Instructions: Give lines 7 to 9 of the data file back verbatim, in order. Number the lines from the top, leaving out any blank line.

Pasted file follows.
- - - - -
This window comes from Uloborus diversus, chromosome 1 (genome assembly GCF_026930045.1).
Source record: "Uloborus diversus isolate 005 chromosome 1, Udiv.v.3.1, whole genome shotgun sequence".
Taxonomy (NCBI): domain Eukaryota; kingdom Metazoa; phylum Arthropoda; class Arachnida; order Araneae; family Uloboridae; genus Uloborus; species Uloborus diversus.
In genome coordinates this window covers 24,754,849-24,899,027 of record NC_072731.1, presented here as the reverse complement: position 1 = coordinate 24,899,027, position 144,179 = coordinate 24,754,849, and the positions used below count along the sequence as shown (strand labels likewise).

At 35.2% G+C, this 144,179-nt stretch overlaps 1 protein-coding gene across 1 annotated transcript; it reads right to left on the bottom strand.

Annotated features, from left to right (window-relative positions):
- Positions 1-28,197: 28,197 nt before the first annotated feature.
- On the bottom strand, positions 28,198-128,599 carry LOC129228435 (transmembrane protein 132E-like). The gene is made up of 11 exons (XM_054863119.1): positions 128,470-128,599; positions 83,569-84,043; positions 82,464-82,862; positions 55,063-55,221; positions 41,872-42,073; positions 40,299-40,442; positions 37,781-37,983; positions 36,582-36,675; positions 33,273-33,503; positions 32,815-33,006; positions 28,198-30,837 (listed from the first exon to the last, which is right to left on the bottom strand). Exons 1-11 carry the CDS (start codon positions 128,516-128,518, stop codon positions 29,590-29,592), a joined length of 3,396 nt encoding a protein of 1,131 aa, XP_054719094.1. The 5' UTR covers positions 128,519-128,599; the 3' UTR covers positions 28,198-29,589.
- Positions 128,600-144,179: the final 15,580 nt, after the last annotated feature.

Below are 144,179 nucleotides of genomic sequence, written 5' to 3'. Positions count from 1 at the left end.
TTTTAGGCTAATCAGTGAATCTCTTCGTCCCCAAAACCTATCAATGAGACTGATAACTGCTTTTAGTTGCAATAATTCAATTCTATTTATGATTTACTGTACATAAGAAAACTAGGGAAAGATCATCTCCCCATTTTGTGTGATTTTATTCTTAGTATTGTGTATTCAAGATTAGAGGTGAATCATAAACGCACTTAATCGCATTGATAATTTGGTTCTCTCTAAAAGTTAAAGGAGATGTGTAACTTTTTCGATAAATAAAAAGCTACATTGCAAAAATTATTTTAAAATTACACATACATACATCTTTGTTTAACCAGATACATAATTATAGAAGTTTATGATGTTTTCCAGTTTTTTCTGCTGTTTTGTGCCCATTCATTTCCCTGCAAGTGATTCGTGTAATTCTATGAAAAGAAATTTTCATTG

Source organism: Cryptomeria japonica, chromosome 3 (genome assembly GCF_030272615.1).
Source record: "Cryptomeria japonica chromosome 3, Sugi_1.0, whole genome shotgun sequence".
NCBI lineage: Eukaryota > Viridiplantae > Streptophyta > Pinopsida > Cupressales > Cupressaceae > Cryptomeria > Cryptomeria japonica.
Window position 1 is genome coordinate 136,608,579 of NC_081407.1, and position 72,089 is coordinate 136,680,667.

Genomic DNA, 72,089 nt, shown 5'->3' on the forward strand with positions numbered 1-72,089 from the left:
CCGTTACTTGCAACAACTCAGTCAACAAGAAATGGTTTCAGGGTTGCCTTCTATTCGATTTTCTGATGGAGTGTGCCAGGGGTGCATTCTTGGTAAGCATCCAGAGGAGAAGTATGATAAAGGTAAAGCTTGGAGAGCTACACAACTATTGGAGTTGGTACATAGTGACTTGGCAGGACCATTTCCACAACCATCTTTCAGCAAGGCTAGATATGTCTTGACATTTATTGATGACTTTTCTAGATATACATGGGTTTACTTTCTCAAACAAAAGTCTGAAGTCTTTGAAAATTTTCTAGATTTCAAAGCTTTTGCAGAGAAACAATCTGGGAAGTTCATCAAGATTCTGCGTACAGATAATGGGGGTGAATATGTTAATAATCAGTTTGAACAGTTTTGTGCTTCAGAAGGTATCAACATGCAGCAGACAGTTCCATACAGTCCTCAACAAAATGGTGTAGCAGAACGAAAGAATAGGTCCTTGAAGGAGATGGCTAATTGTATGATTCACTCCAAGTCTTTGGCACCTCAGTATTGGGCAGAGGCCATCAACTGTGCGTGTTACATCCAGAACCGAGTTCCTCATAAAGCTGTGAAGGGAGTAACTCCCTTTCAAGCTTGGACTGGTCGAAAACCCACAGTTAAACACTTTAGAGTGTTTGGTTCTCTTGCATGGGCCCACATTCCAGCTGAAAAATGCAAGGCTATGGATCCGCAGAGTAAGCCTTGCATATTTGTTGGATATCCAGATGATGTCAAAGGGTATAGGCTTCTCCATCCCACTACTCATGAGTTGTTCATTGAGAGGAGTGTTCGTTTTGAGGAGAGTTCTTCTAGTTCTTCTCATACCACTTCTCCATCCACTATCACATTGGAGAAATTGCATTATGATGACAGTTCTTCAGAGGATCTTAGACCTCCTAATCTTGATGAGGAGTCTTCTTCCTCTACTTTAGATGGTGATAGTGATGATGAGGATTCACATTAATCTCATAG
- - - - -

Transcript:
- Positions 1-28,197: 28,197 nt before the first annotated feature.
- On the bottom strand, positions 28,198-128,599 carry LOC129228435 (transmembrane protein 132E-like). The gene is made up of 11 exons (XM_054863119.1): positions 128,470-128,599; positions 83,569-84,043; positions 82,464-82,862; positions 55,063-55,221; positions 41,872-42,073; positions 40,299-40,442; positions 37,781-37,983; positions 36,582-36,675; positions 33,273-33,503; positions 32,815-33,006; positions 28,198-30,837 (listed from the first exon to the last, which is right to left on the bottom strand). Exons 1-11 carry the CDS (start codon positions 128,516-128,518, stop codon positions 29,590-29,592), a joined length of 3,396 nt encoding a protein of 1,131 aa, XP_054719094.1. The 5' UTR covers positions 128,519-128,599; the 3' UTR covers positions 28,198-29,589.
- Positions 128,600-144,179: the final 15,580 nt, after the last annotated feature.